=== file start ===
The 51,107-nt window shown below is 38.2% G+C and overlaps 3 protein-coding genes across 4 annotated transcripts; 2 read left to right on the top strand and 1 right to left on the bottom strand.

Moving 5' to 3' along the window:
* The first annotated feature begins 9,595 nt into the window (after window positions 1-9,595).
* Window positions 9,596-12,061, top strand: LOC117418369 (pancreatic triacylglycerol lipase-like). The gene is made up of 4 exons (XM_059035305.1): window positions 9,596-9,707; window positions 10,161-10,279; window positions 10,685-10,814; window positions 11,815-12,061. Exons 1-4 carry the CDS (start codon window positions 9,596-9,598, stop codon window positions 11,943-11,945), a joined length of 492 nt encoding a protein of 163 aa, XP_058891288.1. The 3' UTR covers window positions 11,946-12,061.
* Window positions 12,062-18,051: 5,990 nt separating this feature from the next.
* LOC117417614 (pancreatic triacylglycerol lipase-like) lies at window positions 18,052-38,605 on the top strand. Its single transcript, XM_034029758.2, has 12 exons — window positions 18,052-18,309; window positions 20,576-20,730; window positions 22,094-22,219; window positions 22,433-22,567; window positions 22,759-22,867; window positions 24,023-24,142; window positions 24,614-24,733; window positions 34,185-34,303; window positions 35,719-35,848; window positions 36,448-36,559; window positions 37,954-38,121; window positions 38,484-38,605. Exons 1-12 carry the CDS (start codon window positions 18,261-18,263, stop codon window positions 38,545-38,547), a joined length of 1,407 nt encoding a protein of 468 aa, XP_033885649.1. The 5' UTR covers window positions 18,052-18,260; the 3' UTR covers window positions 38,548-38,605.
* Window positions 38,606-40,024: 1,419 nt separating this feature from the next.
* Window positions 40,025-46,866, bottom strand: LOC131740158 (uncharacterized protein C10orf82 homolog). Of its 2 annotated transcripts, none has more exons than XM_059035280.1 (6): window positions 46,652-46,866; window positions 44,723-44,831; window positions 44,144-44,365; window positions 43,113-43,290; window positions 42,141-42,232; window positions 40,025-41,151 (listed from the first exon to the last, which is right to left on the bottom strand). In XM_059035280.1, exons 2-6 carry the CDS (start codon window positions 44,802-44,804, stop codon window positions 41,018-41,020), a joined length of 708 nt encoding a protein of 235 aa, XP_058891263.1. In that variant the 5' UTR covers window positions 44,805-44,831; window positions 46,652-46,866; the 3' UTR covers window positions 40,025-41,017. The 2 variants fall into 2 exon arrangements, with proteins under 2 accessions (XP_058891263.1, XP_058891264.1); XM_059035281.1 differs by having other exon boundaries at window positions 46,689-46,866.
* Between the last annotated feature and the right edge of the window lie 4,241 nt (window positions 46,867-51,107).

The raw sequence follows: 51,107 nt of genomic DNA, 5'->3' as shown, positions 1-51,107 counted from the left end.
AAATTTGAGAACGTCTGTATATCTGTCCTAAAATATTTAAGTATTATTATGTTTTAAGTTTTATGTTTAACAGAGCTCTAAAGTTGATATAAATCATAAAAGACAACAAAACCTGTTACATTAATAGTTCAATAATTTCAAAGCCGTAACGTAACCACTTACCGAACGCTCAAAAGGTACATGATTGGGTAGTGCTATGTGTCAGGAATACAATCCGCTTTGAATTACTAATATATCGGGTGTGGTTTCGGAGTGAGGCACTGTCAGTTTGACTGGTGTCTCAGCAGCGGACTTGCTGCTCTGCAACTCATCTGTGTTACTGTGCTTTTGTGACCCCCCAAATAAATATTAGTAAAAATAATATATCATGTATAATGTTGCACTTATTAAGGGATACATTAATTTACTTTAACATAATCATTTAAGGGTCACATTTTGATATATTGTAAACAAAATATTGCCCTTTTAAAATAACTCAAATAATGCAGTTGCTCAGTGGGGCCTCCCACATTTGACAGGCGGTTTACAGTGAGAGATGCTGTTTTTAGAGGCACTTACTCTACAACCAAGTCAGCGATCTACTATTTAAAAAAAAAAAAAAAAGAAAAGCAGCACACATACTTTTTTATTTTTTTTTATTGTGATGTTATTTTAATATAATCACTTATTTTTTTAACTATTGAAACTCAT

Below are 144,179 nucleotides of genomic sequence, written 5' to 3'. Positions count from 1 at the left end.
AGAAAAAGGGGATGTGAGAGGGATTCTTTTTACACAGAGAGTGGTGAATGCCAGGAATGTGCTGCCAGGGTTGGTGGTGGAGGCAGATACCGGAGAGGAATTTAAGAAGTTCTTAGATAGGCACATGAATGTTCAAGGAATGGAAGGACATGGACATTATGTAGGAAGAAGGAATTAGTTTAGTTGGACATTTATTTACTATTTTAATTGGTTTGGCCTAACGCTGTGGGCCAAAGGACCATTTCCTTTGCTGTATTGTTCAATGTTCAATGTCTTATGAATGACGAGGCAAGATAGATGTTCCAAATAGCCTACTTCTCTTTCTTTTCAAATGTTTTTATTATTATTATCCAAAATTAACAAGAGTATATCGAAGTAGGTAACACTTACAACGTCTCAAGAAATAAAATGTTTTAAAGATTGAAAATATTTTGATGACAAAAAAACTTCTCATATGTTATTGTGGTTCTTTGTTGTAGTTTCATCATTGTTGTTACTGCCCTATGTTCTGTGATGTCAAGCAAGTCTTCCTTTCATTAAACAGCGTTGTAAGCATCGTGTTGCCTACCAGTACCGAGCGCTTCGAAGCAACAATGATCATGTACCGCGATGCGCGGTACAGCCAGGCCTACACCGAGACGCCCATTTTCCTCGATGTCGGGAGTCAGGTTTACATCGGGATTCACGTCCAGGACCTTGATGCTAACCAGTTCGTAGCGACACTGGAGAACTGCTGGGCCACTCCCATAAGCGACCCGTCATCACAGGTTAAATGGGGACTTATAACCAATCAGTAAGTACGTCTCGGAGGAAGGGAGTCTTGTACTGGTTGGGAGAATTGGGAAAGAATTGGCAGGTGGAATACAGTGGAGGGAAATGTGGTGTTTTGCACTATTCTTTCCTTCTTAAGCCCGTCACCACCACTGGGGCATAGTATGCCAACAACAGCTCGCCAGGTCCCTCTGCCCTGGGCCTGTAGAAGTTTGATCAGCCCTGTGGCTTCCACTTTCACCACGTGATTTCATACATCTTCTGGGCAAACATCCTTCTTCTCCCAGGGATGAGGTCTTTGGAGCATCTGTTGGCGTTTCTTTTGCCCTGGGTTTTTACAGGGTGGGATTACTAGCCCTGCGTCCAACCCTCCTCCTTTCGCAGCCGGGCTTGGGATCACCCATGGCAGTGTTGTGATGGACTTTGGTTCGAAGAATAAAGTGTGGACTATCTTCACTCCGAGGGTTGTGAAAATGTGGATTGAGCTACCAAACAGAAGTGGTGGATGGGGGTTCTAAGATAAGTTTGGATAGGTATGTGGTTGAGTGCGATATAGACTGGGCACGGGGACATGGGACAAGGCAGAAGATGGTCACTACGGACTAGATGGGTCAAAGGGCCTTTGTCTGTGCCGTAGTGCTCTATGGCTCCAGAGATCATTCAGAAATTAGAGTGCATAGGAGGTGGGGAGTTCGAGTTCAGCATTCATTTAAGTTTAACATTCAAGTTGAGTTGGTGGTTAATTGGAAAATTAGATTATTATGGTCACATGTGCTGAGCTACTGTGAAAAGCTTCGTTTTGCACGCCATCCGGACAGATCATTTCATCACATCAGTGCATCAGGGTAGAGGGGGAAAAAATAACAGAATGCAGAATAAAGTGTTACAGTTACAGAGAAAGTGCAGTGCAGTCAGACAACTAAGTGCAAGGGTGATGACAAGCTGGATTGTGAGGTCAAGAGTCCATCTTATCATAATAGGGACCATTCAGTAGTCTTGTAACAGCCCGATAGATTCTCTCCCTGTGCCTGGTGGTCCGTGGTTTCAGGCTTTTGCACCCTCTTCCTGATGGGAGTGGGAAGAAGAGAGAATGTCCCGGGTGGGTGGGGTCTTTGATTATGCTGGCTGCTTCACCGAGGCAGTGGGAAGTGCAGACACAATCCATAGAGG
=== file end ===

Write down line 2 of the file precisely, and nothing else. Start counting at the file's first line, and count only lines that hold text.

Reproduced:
Moving 5' to 3' along the window: